A team of specialists from four Australian universities, including The University of Western Australia, has established the exact source of a diamond-bearing rock for the first time.
These rocks, orangeites, are already commonly found in South Africa. However, the new study now reveals that they may be present in much higher abundance worldwide, including in Australia.
While rough on the outside, orangeites contain not only treasured diamonds but also tiny fragments of mantle and crustal rocks. By using highly sophisticated geochemical and isotopic analytical techniques, the scientists were able to link those fragments to the source of the orangeites, deep in the interior of the planet.
The work was carried out by Associate Professor Marco Fiorentini from UWA’s Centre for Exploration Targeting and the ARC Centre of Excellence for Core to Crust Fluid Systems, and colleagues from a team of Australian universities.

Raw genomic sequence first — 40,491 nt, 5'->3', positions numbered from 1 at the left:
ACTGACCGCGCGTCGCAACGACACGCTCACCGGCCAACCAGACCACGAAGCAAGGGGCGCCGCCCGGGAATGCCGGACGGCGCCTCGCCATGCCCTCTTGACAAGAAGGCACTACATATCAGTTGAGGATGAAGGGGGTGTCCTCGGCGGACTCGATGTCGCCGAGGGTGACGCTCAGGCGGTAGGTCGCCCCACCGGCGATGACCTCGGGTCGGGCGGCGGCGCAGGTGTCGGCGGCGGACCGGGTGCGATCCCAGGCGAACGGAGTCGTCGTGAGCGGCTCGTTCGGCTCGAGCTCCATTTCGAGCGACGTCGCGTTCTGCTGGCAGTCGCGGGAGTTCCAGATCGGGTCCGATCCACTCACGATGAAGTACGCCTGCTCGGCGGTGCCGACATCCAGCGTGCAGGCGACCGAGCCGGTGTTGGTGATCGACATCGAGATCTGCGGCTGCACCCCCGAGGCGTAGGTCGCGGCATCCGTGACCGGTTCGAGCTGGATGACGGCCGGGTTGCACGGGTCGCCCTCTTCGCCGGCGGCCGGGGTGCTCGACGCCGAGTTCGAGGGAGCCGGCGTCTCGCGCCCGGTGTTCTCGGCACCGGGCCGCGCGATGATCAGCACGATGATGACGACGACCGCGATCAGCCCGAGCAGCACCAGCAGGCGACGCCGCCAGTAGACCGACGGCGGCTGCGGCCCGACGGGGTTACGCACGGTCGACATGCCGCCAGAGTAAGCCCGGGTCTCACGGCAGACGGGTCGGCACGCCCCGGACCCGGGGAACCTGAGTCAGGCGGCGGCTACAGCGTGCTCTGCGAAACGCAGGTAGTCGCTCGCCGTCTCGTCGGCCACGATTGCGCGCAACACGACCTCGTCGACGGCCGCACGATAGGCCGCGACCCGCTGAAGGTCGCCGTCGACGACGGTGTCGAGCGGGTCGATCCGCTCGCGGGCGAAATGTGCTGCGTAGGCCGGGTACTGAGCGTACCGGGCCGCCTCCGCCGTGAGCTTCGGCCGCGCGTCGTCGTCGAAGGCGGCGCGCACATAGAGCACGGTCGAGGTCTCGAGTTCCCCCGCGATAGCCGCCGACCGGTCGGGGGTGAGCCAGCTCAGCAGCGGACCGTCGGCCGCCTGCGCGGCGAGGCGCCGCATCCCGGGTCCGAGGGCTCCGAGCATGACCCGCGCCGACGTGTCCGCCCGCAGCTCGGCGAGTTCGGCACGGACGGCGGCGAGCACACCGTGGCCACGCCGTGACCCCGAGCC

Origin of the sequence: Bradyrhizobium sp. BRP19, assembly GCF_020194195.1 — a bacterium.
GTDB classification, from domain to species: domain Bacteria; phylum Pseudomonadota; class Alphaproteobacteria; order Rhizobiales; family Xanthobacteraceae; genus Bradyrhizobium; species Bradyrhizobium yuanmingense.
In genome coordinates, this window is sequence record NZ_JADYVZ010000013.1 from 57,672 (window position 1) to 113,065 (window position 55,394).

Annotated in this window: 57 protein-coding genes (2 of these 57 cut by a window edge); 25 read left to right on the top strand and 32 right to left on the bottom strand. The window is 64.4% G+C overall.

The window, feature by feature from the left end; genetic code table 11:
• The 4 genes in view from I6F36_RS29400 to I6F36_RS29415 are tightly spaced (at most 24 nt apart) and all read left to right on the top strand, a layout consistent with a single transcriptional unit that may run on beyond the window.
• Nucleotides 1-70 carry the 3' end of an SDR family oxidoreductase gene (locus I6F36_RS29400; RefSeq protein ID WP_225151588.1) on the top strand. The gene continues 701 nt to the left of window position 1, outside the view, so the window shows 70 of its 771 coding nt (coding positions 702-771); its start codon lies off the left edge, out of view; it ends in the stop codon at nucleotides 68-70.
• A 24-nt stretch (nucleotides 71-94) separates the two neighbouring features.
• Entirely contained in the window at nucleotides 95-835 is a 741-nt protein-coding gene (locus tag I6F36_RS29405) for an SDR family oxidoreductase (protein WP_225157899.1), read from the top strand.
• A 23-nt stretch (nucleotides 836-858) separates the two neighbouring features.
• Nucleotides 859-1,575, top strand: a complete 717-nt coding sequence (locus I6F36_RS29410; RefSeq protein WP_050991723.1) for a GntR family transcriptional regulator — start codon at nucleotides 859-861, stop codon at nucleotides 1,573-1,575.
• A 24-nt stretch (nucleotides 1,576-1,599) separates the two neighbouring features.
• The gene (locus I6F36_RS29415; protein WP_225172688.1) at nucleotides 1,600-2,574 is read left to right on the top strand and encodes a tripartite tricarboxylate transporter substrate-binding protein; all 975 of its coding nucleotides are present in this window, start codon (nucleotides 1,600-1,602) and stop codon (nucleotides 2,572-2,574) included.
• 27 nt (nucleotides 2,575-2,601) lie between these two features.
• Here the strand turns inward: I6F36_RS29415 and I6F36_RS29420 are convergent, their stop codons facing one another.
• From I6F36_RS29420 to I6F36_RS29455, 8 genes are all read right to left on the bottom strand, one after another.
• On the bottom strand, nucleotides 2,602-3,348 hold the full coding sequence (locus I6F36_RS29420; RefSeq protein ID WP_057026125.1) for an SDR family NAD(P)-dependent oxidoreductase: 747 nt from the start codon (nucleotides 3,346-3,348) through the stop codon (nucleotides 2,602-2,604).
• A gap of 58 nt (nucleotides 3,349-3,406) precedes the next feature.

“We found strong evidence that orangeites are sourced from MARID (Mica-Amphibole-Rutile-Ilmenite-Diopside) mantle, which up until recently had only been recognised in South Africa,” Professor Fiorentini said. “However, ongoing studies suggest that MARID mantle may occur in other continents, including here in Australia.”
The team found that orangeites were formed from lava produced by massive volcanic eruptions several tens of millions of years ago. “With such an ancient age perhaps diamonds truly are forever,” joked Professor Fiorentini. “What is certain is that the new study provides key information about the composition of the deep Earth.
“Orangeites are the solidified product of lavas from explosive volcanic eruptions, forming shallow craters and rock-filled fractures (or diatremes) in the Earth’s crust. Diatremes breach the Earth’s surface and produce a steep inverted cone shape, where diamonds are usually found.”
The team presented its findings on the composition of the source that generated orangeites in a paper published online today in Nature Communications.